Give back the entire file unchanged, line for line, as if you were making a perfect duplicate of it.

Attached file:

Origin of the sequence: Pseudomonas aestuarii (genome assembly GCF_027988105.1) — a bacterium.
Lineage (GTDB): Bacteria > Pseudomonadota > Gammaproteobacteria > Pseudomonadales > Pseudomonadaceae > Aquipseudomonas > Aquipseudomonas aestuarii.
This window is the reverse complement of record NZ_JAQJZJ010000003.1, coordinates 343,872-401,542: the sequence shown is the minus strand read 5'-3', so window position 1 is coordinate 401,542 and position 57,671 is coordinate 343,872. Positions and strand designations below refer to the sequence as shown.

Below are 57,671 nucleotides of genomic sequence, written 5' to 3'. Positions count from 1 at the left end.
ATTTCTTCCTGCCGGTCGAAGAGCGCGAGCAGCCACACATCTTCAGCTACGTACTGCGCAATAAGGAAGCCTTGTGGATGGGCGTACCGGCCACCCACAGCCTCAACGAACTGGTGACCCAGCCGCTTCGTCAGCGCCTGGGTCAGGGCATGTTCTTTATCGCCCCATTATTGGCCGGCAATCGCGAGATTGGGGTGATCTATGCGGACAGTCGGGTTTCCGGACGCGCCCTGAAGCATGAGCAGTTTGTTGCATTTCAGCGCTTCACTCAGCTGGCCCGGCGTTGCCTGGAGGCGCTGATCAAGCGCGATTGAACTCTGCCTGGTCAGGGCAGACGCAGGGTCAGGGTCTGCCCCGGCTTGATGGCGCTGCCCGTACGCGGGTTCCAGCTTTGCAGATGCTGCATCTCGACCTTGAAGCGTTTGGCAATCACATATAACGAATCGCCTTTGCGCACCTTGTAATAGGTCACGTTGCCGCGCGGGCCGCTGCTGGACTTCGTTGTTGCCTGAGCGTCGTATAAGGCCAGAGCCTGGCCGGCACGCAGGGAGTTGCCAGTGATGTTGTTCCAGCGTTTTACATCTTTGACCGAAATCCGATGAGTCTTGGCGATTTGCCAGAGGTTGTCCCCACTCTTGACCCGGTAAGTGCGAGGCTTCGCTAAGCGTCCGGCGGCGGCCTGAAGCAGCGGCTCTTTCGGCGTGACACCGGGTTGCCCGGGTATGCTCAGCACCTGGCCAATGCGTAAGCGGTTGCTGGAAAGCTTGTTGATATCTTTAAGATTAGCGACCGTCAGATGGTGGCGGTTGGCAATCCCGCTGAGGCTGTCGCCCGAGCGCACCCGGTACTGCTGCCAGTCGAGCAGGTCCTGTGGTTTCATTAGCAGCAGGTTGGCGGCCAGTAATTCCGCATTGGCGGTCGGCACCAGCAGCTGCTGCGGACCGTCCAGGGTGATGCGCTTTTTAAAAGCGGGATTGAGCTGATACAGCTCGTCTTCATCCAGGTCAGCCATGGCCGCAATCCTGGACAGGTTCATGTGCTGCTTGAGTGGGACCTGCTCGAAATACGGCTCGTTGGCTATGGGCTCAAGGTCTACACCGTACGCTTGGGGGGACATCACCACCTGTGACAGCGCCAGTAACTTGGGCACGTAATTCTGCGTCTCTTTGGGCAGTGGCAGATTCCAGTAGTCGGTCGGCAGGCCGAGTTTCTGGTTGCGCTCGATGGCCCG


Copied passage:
Origin of the sequence: Pseudomonas aestuarii (genome assembly GCF_027988105.1) — a bacterium.
Lineage (GTDB): Bacteria > Pseudomonadota > Gammaproteobacteria > Pseudomonadales > Pseudomonadaceae > Aquipseudomonas > Aquipseudomonas aestuarii.
This window is the reverse complement of record NZ_JAQJZJ010000003.1, coordinates 343,872-401,542: the sequence shown is the minus strand read 5'-3', so window position 1 is coordinate 401,542 and position 57,671 is coordinate 343,872. Positions and strand designations below refer to the sequence as shown.

Below are 57,671 nucleotides of genomic sequence, written 5' to 3'. Positions count from 1 at the left end.
ATTTCTTCCTGCCGGTCGAAGAGCGCGAGCAGCCACACATCTTCAGCTACGTACTGCGCAATAAGGAAGCCTTGTGGATGGGCGTACCGGCCACCCACAGCCTCAACGAACTGGTGACCCAGCCGCTTCGTCAGCGCCTGGGTCAGGGCATGTTCTTTATCGCCCCATTATTGGCCGGCAATCGCGAGATTGGGGTGATCTATGCGGACAGTCGGGTTTCCGGACGCGCCCTGAAGCATGAGCAGTTTGTTGCATTTCAGCGCTTCACTCAGCTGGCCCGGCGTTGCCTGGAGGCGCTGATCAAGCGCGATTGAACTCTGCCTGGTCAGGGCAGACGCAGGGTCAGGGTCTGCCCCGGCTTGATGGCGCTGCCCGTACGCGGGTTCCAGCTTTGCAGATGCTGCATCTCGACCTTGAAGCGTTTGGCAATCACATATAACGAATCGCCTTTGCGCACCTTGTAATAGGTCACGTTGCCGCGCGGGCCGCTGCTGGACTTCGTTGTTGCCTGAGCGTCGTATAAGGCCAGAGCCTGGCCGGCACGCAGGGAGTTGCCAGTGATGTTGTTCCAGCGTTTTACATCTTTGACCGAAATCCGATGAGTCTTGGCGATTTGCCAGAGGTTGTCCCCACTCTTGACCCGGTAAGTGCGAGGCTTCGCTAAGCGTCCGGCGGCGGCCTGAAGCAGCGGCTCTTTCGGCGTGACACCGGGTTGCCCGGGTATGCTCAGCACCTGGCCAATGCGTAAGCGGTTGCTGGAAAGCTTGTTGATATCTTTAAGATTAGCGACCGTCAGATGGTGGCGGTTGGCAATCCCGCTGAGGCTGTCGCCCGAGCGCACCCGGTACTGCTGCCAGTCGAGCAGGTCCTGTGGTTTCATTAGCAGCAGGTTGGCGGCCAGTAATTCCGCATTGGCGGTCGGCACCAGCAGCTGCTGCGGACCGTCCAGGGTGATGCGCTTTTTAAAAGCGGGATTGAGCTGATACAGCTCGTCTTCATCCAGGTCAGCCATGGCCGCAATCCTGGACAGGTTCATGTGCTGCTTGAGTGGGACCTGCTCGAAATACGGCTCGTTGGCTATGGGCTCAAGGTCTACACCGTACGCTTGGGGGGACATCACCACCTGTGACAGCGCCAGTAACTTGGGCACGTAATTCTGCGTCTCTTTGGGCAGTGGCAGATTCCAGTAGTCGGTCGGCAGGCCGAGTTTCTGGTTGCGCTCGATGGCCCG